Avoid Procrastination: the key to successful studying

Procrastination, or the action of delaying something, is a familiar beast to the majority of students; in fact, nearly 70% exhibited signs of postponing the hard-graft in a recent study conducted in North America.


We’ve all been there; a quick email check or glance at Facebook and then we’ll get our head-down and begin our essay, we promise ourselves. But in reality that’s much easier said than done, and 2 hours down the line we can end-up feel dejected and frustrated, and no closer to crossing the finish line.


To help, we’ve put together our top techniques to help you avoid procrastination.


1) Prioritise your studying


Human nature means we often opt to complete the easiest task first. The problem with this is that the harder or most daunting jobs are left to the last minute. To avoid this last-minute panic, create a to-do list, prioritising the most important or hardest tasks. Overcoming these sooner rather than later relieves stress as the deadline looms and will give you a good dose of motivation and self-belief before embarking on your exam or essay submission.


2) Use dead-time to ‘micro-study’


There are plenty of times throughout an average day when we find ourselves staring into space and whiling away the minutes; waiting for the bus, sitting on the train, waiting for your dinner to cook. Although these moments are brief and sporadic, they add-up; and using them for micro-studying can be positive on two counts. Firstly, these brief moments can be excellent for embedding small concepts or facts which can, in turn, give you a great motivational boost. This sense of achievement (however modest) can help inspire you to avoid procrastination during study time.


3) Make it as fun as possible


Let’s face it, research, revision and essay writing will never be as fun as hanging out with your friends. But, it’s unavoidable, so it’s worth your while to make it as appealing as possible in order to evade procrastination. One of the best ways to jazz-up study time is to create a reward system. For instance, for every hour of uninterrupted work, give yourself a treat – this could be 10 minutes on Twitter, or reading a chapter of your book. Whatever takes your fancy! Creating such a system of self-study can encourage you to get your head down and crack on.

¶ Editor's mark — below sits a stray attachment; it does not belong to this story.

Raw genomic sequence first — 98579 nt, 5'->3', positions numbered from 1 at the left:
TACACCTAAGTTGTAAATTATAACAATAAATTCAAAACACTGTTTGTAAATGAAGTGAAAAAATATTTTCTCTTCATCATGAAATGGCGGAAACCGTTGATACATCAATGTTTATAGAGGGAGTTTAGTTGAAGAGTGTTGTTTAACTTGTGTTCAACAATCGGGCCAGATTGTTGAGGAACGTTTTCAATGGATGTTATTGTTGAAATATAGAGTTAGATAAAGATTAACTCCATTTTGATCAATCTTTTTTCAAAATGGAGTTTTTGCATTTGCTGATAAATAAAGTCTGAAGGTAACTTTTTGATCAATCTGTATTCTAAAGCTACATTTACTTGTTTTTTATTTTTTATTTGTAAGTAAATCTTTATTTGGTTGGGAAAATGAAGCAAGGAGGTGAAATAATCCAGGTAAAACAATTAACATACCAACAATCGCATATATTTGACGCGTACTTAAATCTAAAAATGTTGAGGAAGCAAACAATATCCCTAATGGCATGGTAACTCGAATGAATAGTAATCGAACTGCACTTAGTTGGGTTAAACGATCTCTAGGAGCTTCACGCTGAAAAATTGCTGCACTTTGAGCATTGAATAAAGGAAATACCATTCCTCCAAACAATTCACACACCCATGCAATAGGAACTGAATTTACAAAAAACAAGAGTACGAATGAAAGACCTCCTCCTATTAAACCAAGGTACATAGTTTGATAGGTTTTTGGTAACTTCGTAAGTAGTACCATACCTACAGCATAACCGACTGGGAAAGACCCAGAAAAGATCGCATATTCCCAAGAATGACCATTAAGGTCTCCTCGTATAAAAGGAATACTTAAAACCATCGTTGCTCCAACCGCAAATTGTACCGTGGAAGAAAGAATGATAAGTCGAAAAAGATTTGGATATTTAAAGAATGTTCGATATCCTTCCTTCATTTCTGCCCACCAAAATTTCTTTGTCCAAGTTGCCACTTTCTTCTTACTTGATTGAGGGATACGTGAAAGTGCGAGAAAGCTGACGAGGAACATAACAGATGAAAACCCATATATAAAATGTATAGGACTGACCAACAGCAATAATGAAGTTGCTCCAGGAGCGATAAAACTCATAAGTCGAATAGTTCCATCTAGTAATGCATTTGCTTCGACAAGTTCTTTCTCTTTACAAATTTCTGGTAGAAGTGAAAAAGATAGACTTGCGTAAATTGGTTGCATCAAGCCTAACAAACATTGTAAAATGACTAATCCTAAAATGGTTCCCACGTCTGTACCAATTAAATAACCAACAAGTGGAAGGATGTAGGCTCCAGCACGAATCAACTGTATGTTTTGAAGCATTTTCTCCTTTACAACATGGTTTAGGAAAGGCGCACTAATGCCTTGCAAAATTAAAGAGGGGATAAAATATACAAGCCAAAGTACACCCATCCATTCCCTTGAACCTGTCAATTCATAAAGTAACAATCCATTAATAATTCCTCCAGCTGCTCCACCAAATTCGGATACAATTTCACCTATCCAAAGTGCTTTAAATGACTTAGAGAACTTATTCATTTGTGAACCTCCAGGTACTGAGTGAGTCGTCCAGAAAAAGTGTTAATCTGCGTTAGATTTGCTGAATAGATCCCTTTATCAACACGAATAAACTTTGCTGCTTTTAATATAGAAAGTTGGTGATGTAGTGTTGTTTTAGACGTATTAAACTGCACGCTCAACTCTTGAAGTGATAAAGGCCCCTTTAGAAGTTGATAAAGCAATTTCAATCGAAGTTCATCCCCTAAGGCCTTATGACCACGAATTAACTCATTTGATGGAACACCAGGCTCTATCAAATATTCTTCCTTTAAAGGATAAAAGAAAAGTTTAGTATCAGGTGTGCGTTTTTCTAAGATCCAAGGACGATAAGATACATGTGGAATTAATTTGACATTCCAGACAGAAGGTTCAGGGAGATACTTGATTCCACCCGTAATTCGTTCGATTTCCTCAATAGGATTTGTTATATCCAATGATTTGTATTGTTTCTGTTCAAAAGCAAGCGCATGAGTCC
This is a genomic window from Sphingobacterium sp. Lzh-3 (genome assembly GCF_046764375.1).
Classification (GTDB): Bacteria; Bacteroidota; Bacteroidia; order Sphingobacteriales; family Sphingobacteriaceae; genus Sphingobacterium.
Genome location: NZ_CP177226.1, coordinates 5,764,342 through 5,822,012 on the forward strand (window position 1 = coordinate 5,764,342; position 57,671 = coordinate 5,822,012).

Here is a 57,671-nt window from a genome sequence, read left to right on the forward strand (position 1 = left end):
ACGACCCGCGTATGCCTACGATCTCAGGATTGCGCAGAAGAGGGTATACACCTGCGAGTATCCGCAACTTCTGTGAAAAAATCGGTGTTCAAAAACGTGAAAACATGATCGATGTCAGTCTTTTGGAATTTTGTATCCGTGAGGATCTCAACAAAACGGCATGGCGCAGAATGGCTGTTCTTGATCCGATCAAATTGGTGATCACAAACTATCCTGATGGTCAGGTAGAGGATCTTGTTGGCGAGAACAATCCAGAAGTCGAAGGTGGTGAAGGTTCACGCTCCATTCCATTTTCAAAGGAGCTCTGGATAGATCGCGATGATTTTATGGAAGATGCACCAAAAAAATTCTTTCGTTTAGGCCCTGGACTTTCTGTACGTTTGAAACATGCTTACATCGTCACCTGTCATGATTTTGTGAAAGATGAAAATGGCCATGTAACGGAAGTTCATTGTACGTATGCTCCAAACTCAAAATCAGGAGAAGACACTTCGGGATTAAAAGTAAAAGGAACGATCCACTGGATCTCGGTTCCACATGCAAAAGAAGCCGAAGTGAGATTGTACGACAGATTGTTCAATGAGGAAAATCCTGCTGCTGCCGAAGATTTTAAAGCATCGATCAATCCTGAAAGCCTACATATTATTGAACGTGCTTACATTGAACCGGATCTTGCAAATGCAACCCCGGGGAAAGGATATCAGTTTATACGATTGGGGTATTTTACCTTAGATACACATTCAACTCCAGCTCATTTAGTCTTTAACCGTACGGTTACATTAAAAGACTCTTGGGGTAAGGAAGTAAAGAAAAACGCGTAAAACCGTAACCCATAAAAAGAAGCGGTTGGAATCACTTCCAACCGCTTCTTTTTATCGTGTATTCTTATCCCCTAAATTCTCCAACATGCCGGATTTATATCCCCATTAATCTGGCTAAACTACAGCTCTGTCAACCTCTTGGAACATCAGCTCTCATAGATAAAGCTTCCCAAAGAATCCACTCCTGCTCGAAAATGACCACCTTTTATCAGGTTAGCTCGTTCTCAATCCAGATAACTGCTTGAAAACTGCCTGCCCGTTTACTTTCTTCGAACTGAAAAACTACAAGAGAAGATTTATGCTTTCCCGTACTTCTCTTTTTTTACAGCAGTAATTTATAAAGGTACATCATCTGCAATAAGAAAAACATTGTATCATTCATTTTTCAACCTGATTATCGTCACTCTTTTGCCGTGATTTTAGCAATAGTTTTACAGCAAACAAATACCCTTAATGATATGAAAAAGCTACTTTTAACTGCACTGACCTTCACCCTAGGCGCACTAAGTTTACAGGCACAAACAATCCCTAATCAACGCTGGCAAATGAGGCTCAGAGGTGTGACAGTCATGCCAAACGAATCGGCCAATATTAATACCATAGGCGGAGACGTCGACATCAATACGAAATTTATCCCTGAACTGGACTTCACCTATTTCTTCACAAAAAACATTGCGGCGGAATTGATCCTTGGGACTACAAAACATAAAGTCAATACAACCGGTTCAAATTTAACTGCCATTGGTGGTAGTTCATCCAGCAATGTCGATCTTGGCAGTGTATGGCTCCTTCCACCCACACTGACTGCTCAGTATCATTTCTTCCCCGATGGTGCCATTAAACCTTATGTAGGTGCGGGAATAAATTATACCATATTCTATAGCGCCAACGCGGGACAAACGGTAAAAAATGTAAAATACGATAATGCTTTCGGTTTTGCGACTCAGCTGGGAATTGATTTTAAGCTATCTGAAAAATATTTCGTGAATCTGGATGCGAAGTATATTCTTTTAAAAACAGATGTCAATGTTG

4) Break-down your study into chunks


Considering all of the studying you have to do en-masse can be incredibly daunting, and can create a sense of panic and impending doom that will only feed procrastination. To avoid this crippling situation, break your studying down into manageable chunks. For instance, if you have an enormous essay or dissertation to complete, separate it into different study sections: researching, writing the introduction, exploring the different topics involved, writing the conclusion and finally proof-reading. Create a tick-list with each ‘chunk’ and tick them off as you go; perhaps rewarding yourself as you go.


5) Remove distractions


Procrastination is fuelled by silly distractions; radio in the background, family buzzing around, friends gaming in the corner. To reduce the risk of getting drawn away from your books, remove yourself from as many distractions as you can. This could be turning-off the TV and shutting yourself away in your room, or perhaps even relocating to the library. Another effective way of reducing the risk of distraction is by downloading a site-blocking tool, such as Google Chrome’s StayFocused. With such tools you can block yourself from visiting certain websites for a certain amount of time.


6) Live healthily


During stressful study periods, unhealthy habits can soar; you might find yourself consuming more junk food and energy drinks and sleeping and exercising less. Ironically, such periods are when you need to be at your most healthy to maintain energy and focus. Resist temptation; eat healthily, make sure you sleep 6-8 hours per night and schedule in regular daily exercise.



Dr. Piers Steel, author of The Procrastination Equation says that “aside from the cliché that students are more impulsive, in your early 20s you’re still developing your pre-frontal cortex, home of the will power.” It is no wonder, therefore, that students struggle with procrastination and reject pen and paper in favour of Facebook. Don’t beat yourself up if this sounds familiar. But follow these six simple techniques and you should see your study-times become more successful.



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